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A Review of the Accomplishments and Plans of the NOAA Coastal Ocean Program (1994) and Washington. This work is in direct support of NOAA's responsibility as the primary national source for tsunami warnings and hazard mitigation. The program is managed by the NOAA Pacific Marine Environmental Laboratory, and has clear objectives in the areas of observations, modeling, and generation of user products, such as inundation maps. They are developing and deploying bottom pressure recorders (BPRs) with the dual aims of (1) acquiring accurate data supporting retrospective modeling of tsunami generation and propagation mechanisms, and (2) establishing the basis for a future system capable of providing real-time warnings, covering tectonically active regions off the coasts of Alaska, Oregon, and Washington. Modeling activities include the evaluation and refinement of sophisticated inundation models developed by Japanese scientists, and used in Japan, including tests based on actual recent tsunamis for which adequate data exist. The program has been especially aggressive in acquiring relevant data both from their BPRs and from post-inundation site visits. Modeling has also been broadened to take into account the relationship between background sea level (established independently of tsunamis) and the extent of inundation. User products are focused on the production of inundation maps for key U.S. coastal sites, including Hilo Bay, Hawaii; Eureka and Crescent City, California; and coastal Oregon. The program appears to be well managed, and there is significant progress being achieved in all areas. It has so far been successful in synthesizing the needs and approaches required by scientific research with the objectives dictated by the operational roles of NOAA and other federal and state agencies. The program is commended for its decision to base modeling work on the best established models, even though they were developed in Japan (rather than by U.S. researchers), and to fund U.S. academic experts to help evaluate and further refine the models (rather than building a separate capability within NOAA). BPR development and deployment efforts have been linked closely with the accuracy requirements of the modelers as well as the need to acquire measurements in previously data-sparse geographical regions. The new efforts aimed at developing a real-time reporting capability for the open-ocean BPR data directly supports operational needs. Throughout, there has been a strong emphasis on reporting research results in the refereed literature and at both scientific and programmatic conferences. The program has identified the ultimate federal and state users of its products [e.g., the NOAA National Weather Service (NWS), the Federal Emergency Management Agency (FEMA), and the California Seismic Safety Commission] and seems to have developed a good working relationship with them. The program reports that the new inundation maps being produced are of great utility to the ultimate users.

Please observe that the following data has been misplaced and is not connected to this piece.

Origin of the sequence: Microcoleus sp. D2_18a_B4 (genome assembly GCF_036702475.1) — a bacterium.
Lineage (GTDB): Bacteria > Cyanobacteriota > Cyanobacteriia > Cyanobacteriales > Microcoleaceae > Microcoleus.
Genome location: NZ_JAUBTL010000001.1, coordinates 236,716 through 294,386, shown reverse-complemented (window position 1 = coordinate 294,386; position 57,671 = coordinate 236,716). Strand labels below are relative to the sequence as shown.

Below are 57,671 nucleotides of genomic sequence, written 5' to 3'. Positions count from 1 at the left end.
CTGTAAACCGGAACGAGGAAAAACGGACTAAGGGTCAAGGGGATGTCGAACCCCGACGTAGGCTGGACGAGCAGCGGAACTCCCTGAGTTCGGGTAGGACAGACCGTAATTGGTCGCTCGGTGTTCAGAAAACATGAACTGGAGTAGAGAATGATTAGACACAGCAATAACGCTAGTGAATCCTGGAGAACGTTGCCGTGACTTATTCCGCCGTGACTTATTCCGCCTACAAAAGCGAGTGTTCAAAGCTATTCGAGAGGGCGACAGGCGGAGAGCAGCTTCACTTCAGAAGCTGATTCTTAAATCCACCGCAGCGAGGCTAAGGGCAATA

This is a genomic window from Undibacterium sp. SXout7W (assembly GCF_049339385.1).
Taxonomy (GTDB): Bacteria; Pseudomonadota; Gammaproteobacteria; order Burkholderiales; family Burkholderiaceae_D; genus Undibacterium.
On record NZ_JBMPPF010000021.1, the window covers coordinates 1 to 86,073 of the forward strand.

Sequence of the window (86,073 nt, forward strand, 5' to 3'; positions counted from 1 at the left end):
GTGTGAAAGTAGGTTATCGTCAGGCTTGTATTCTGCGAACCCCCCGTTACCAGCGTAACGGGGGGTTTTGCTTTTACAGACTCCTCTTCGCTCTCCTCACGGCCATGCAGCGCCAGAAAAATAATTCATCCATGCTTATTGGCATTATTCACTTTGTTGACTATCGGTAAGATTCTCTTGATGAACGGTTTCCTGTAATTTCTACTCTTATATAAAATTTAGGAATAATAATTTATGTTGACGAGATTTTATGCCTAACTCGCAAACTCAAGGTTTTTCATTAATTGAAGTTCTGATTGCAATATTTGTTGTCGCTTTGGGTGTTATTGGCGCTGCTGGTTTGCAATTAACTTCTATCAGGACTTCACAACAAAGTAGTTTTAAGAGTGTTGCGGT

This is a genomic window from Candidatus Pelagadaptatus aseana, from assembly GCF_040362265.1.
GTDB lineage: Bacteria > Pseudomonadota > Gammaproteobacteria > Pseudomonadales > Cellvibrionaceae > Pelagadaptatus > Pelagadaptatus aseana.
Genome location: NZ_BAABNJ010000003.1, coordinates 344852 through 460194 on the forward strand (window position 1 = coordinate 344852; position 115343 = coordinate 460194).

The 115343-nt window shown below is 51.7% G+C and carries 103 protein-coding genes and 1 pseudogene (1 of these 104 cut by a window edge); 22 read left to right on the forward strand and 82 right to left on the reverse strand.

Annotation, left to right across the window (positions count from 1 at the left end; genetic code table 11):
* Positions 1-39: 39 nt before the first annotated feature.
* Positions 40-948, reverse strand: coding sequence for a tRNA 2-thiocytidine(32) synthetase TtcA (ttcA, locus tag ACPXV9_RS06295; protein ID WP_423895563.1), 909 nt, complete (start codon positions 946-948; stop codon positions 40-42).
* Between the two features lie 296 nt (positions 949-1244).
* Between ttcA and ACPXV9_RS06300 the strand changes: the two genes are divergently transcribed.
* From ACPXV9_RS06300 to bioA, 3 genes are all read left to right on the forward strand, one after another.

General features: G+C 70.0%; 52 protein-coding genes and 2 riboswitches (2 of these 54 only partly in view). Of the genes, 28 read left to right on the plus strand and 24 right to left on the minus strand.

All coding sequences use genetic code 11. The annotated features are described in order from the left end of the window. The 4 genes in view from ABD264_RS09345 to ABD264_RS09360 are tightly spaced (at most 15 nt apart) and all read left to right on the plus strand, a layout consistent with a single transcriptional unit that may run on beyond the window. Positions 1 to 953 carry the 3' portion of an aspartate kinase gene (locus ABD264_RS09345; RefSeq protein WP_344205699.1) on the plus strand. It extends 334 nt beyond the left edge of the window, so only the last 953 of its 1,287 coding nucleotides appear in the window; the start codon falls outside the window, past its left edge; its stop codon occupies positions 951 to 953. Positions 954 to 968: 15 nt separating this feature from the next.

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A Review of the Accomplishments and Plans of the NOAA Coastal Ocean Program (1994) Hurricane Winds Program NOAA, through the National Meteorological Center (NMC) and the National Hurricane Center (NHC), has the national responsibility for predicting the time, location, and intensity of landfalling hurricanes. Precise specification of the near-surface hurricane wind field is required to ensure that warnings are accurate. Economic and sociological consequences of overly conservative predictions are nearly as important as the consequences of underpredicting the magnitudes or extent of hurricane conditions. The Hurricane Winds program is aimed at developing techniques for accurately modeling surface wind fields in hurricanes through real-time data assimilation and analysis. Retrospective analyses are performed in support of these modeling activities, yielding wind fields that are useful for developing and testing storm surge and wave models used in other products of the Coastal Hazards theme. The landfalls in the United States of several large tropical storms and hurricanes in the past three years have provided an extensive data set illustrative of measurement and modeling capabilities. Program personnel have been analyzing these recent events intensively, and there is evidence that their surface wind field models and assimilation techniques are becoming more accurate. Some scientific results have been reported in the refereed literature and at various conferences. The Hurricane Winds program has been particularly aggressive in acquiring data from diverse sources and using all available data in their analyses. These activities have highlighted an institutional problem within NOAA/NMC/NHC; only small subsets of available measurements and model outputs are used operationally to generate forecasts. Program personnel credit the availability of COP support with allowing them to develop mechanisms for real-time data acquisition and products, as well as the communication links to the traditional operational organizations; previously, attention had been focused almost exclusively on retrospective analyses. Nonetheless, there was frustration expressed by the scientists that the operational organizations were not making effective (or, at times, any) use of the products. The scientific work being conducted appears to be valid and useful. COP can be credited with the change in emphasis from purely retrospective analyses to development of a system for real-time data acquisition and analysis. In addition to further scientific and engineering refinements, however, the theme management must ensure that the program is generating products that will be used by the clients. In this case, the problem appears to be on the clients' side, but strong support for continued COP funding will probably require agreement by the clients that the program's results are useful.